Countries have also made progress in viewing the environment from a rights-based perspective. General Assembly resolution A/RES/76/300, adopted in July 2022, enshrines the human right to a clean, healthy and sustainable environment.

For their part, the executive secretaries of the five United Nations regional commissions have pledged to support the implementation of the new Kunming-Montreal Global Biodiversity Framework. An excerpt of the commitments is presented in box 2 below and the full statement of the executive secretaries of the Commissions is linked here. During CBD COP 15, the regional commissions organized a high-level side event to present the main ongoing actions that each is pursuing and to listen to views put forward by members of the public. The Commissions also aired a short introductory video highlighting the importance of action at the regional level in responding to environmental challenges and the potential for accelerating exchanges of experience between regions.

Box 2

Extract from the Statement of the Executive Secretariat of the United Nations regional commissions at COP 15 of the Convention on Biological Diversity

“We, the Executive Secretaries of the regional commissions,


Recognizing the essential role and critical importance of biodiversity and ecosystem services, including in underpinning the fight against poverty, supporting inclusive sustainable economic growth, furthering “green” and “blue” economies, ensuring food security and food sovereignty, and supporting implementation of the 2030 Agenda for Sustainable Development in order to achieve the Sustainable Development Goals,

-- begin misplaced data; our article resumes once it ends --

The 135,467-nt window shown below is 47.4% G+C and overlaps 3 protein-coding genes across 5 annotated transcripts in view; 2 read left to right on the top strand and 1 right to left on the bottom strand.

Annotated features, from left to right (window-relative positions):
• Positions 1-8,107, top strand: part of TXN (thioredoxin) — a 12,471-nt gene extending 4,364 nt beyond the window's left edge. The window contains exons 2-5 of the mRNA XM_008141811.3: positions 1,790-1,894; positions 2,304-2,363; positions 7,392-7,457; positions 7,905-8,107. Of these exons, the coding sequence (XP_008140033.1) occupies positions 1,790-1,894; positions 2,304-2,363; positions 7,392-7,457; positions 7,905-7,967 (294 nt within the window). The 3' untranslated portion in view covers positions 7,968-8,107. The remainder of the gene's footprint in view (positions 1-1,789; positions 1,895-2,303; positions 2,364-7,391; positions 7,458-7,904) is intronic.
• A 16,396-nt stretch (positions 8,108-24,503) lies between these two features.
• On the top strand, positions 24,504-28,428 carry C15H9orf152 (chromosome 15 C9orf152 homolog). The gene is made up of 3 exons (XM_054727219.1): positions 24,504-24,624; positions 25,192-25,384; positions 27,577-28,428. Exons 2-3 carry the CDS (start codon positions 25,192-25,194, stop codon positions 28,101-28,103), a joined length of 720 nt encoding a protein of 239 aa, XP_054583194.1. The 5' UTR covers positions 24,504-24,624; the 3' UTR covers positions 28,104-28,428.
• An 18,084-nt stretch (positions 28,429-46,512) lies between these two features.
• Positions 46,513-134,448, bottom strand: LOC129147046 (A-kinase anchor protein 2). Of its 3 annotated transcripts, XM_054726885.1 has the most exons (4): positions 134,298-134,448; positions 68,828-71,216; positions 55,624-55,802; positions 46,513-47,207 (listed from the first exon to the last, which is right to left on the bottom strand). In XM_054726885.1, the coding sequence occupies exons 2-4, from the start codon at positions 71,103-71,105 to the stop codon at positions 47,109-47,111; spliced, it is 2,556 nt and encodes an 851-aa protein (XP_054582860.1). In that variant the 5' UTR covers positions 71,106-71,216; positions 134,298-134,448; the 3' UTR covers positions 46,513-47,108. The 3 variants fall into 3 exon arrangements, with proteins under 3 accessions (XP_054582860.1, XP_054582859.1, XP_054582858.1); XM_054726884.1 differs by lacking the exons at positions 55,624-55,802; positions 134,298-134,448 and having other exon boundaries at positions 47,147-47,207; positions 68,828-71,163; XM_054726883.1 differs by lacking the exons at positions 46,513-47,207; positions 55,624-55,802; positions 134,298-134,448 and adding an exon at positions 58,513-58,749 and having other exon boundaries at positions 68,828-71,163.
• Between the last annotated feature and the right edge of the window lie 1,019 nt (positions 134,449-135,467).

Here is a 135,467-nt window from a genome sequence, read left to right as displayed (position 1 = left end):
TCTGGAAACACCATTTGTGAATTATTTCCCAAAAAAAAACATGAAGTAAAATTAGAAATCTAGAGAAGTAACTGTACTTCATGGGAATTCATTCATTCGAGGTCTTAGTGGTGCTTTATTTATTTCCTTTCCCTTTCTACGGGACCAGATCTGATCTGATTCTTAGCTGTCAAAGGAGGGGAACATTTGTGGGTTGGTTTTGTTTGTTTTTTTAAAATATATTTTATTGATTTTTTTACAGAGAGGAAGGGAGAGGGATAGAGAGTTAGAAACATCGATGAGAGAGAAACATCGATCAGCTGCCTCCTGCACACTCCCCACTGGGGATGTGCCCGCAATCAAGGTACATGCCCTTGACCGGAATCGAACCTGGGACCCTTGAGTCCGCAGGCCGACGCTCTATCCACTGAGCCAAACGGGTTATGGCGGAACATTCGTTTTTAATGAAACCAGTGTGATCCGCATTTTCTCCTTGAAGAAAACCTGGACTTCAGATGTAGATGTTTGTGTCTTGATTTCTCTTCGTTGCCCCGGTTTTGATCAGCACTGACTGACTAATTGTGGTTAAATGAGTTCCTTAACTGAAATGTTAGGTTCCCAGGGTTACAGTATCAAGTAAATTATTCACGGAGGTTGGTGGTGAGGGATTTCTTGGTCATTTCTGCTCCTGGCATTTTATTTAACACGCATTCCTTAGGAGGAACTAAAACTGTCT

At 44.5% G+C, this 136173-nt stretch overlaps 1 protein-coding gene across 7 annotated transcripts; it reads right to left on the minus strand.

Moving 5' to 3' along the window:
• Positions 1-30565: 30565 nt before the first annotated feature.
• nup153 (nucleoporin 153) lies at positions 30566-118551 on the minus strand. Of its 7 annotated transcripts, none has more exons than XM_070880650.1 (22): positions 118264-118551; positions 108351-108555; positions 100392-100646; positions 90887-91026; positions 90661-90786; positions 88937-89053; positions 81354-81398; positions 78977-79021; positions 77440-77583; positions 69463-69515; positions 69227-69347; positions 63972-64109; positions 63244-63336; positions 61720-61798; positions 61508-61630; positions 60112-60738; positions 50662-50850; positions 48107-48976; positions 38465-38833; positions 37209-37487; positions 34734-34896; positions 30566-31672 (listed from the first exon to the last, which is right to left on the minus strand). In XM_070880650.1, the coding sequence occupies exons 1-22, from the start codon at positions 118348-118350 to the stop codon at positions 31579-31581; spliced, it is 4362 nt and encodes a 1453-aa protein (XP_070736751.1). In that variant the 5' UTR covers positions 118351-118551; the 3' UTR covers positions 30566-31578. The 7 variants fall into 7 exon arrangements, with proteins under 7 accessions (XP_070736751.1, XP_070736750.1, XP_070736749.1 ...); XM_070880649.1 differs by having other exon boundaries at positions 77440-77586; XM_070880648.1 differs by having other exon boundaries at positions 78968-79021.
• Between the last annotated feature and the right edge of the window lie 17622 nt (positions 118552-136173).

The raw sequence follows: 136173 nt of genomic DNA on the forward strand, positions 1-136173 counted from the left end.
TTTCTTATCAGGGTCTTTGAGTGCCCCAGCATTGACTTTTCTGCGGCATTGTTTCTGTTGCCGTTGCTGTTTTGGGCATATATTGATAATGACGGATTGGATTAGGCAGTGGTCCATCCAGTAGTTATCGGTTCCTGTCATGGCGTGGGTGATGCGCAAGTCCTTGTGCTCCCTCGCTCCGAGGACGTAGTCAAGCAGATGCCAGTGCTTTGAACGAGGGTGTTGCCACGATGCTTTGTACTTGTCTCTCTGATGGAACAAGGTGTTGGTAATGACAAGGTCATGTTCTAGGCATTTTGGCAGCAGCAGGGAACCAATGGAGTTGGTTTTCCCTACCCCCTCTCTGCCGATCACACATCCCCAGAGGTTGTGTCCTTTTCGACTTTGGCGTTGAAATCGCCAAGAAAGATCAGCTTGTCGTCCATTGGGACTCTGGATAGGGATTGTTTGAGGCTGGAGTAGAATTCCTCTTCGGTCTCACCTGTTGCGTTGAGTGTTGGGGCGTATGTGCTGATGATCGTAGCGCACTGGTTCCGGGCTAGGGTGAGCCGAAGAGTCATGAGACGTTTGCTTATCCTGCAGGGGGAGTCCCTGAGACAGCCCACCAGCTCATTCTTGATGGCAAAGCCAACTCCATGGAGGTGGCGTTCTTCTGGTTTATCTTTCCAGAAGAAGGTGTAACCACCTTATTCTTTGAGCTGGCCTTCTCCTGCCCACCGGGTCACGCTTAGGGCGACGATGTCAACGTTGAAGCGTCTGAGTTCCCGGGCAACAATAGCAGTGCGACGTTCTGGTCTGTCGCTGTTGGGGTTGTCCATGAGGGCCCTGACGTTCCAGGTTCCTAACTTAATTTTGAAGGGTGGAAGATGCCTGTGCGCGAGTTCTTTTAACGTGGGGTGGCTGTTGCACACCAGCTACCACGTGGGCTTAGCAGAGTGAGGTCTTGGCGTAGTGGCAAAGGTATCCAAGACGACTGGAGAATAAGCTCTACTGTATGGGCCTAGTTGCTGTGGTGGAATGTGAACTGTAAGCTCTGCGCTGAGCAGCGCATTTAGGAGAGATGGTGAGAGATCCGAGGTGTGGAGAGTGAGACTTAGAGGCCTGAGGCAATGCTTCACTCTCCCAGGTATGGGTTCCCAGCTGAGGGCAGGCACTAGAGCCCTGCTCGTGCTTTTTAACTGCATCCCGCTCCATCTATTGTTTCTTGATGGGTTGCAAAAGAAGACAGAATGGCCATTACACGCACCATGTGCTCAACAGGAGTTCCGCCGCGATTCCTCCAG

Expressing concern also about the gap in efforts to address the loss of nature due to multiple drivers of change, and highlighting the need for transformative changes in our societies, economies and institutions,

Note that the regional level is a vital bridge to the global and national levels, and provides a platform to engage on the management of the global environment commons, using regional mechanisms and forums, including the regional forums for sustainable development and the regional environmental ministers meeting, which can provide opportunities to: discuss —reflecting on differing regional approaches and recalling existing commitments— joint actions on biodiversity loss, including the design of, follow-up to and monitoring of regional plans and global agreements; and, leverage conditions for coordination and coherence with the social, economic and financial sectors for development agendas.

Commit to the:

(a) Promotion of the mainstreaming of biodiversity, and to the fostering of transformative changes in our societies, economies and institutions;